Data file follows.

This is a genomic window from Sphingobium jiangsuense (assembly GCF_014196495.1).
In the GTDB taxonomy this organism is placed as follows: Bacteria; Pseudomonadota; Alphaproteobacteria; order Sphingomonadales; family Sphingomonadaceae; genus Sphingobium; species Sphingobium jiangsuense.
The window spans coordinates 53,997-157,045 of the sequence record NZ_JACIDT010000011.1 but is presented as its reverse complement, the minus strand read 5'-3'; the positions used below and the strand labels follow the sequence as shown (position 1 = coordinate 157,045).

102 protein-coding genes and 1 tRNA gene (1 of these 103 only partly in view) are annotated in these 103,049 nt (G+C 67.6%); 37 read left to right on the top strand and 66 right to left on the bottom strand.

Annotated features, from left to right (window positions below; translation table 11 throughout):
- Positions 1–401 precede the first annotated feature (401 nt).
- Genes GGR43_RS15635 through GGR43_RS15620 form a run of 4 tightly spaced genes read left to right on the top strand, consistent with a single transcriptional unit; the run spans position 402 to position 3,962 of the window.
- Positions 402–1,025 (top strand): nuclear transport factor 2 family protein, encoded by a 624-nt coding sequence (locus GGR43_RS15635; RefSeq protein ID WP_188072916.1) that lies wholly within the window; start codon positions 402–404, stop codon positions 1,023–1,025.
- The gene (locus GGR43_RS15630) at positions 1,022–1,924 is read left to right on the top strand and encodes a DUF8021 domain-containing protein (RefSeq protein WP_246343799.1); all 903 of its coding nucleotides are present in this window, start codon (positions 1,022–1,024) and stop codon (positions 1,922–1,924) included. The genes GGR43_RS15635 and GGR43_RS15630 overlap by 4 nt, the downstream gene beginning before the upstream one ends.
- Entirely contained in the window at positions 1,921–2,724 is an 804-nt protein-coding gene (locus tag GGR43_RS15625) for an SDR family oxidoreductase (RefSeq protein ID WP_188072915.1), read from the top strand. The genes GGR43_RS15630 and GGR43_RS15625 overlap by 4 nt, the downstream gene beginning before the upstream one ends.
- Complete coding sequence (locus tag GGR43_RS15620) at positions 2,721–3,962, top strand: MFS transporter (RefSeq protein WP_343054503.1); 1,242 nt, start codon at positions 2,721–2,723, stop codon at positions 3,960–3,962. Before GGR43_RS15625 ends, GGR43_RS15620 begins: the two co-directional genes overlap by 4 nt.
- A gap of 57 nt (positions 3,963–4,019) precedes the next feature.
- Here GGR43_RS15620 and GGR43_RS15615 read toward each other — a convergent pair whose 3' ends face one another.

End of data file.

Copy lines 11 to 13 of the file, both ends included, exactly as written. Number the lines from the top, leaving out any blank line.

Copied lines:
- Complete coding sequence (locus tag GGR43_RS15620) at positions 2,721–3,962, top strand: MFS transporter (RefSeq protein WP_343054503.1); 1,242 nt, start codon at positions 2,721–2,723, stop codon at positions 3,960–3,962. Before GGR43_RS15625 ends, GGR43_RS15620 begins: the two co-directional genes overlap by 4 nt.
- A gap of 57 nt (positions 3,963–4,019) precedes the next feature.
- Here GGR43_RS15620 and GGR43_RS15615 read toward each other — a convergent pair whose 3' ends face one another.